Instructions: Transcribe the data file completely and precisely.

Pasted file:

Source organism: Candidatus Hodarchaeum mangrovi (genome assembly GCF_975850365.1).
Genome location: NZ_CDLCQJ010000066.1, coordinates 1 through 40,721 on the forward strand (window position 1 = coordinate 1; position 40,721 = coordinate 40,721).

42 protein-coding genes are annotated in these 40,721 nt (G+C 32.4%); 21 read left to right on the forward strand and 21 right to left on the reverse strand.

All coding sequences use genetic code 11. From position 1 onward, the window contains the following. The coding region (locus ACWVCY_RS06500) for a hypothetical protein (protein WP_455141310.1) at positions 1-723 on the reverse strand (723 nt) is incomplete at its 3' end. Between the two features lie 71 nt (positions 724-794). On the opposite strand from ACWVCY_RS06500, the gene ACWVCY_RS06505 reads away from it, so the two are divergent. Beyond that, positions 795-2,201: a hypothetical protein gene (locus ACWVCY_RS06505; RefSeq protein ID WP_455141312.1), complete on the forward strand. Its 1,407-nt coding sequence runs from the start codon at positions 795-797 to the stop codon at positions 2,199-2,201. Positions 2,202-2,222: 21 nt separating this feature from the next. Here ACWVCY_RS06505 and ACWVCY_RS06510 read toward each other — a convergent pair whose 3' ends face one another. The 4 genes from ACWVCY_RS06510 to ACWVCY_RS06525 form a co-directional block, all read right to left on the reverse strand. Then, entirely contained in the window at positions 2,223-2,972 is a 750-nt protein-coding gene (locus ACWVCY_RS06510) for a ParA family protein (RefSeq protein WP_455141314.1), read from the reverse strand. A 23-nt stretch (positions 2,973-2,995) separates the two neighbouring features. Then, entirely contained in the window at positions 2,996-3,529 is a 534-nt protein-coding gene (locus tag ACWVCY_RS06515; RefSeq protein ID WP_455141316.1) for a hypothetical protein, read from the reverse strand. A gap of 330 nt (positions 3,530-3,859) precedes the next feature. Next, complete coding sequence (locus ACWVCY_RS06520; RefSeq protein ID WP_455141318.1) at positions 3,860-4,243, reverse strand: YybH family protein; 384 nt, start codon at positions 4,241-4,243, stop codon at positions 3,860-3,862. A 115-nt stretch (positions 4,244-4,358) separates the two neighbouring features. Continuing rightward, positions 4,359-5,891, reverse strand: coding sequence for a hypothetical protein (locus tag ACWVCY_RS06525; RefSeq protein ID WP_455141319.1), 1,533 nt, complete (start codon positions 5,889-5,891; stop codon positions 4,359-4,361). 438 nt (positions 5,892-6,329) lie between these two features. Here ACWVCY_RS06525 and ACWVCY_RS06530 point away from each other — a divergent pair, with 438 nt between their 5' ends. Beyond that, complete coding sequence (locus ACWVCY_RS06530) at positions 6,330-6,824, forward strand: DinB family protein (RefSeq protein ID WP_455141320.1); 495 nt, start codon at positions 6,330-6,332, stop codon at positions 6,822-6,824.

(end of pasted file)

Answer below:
Source organism: Candidatus Hodarchaeum mangrovi (genome assembly GCF_975850365.1).
Genome location: NZ_CDLCQJ010000066.1, coordinates 1 through 40,721 on the forward strand (window position 1 = coordinate 1; position 40,721 = coordinate 40,721).

42 protein-coding genes are annotated in these 40,721 nt (G+C 32.4%); 21 read left to right on the forward strand and 21 right to left on the reverse strand.

All coding sequences use genetic code 11. From position 1 onward, the window contains the following. The coding region (locus ACWVCY_RS06500) for a hypothetical protein (protein WP_455141310.1) at positions 1-723 on the reverse strand (723 nt) is incomplete at its 3' end. Between the two features lie 71 nt (positions 724-794). On the opposite strand from ACWVCY_RS06500, the gene ACWVCY_RS06505 reads away from it, so the two are divergent. Beyond that, positions 795-2,201: a hypothetical protein gene (locus ACWVCY_RS06505; RefSeq protein ID WP_455141312.1), complete on the forward strand. Its 1,407-nt coding sequence runs from the start codon at positions 795-797 to the stop codon at positions 2,199-2,201. Positions 2,202-2,222: 21 nt separating this feature from the next. Here ACWVCY_RS06505 and ACWVCY_RS06510 read toward each other — a convergent pair whose 3' ends face one another. The 4 genes from ACWVCY_RS06510 to ACWVCY_RS06525 form a co-directional block, all read right to left on the reverse strand. Then, entirely contained in the window at positions 2,223-2,972 is a 750-nt protein-coding gene (locus ACWVCY_RS06510) for a ParA family protein (RefSeq protein WP_455141314.1), read from the reverse strand. A 23-nt stretch (positions 2,973-2,995) separates the two neighbouring features. Then, entirely contained in the window at positions 2,996-3,529 is a 534-nt protein-coding gene (locus tag ACWVCY_RS06515; RefSeq protein ID WP_455141316.1) for a hypothetical protein, read from the reverse strand. A gap of 330 nt (positions 3,530-3,859) precedes the next feature. Next, complete coding sequence (locus ACWVCY_RS06520; RefSeq protein ID WP_455141318.1) at positions 3,860-4,243, reverse strand: YybH family protein; 384 nt, start codon at positions 4,241-4,243, stop codon at positions 3,860-3,862. A 115-nt stretch (positions 4,244-4,358) separates the two neighbouring features. Continuing rightward, positions 4,359-5,891, reverse strand: coding sequence for a hypothetical protein (locus tag ACWVCY_RS06525; RefSeq protein ID WP_455141319.1), 1,533 nt, complete (start codon positions 5,889-5,891; stop codon positions 4,359-4,361). 438 nt (positions 5,892-6,329) lie between these two features. Here ACWVCY_RS06525 and ACWVCY_RS06530 point away from each other — a divergent pair, with 438 nt between their 5' ends. Beyond that, complete coding sequence (locus ACWVCY_RS06530) at positions 6,330-6,824, forward strand: DinB family protein (RefSeq protein ID WP_455141320.1); 495 nt, start codon at positions 6,330-6,332, stop codon at positions 6,822-6,824.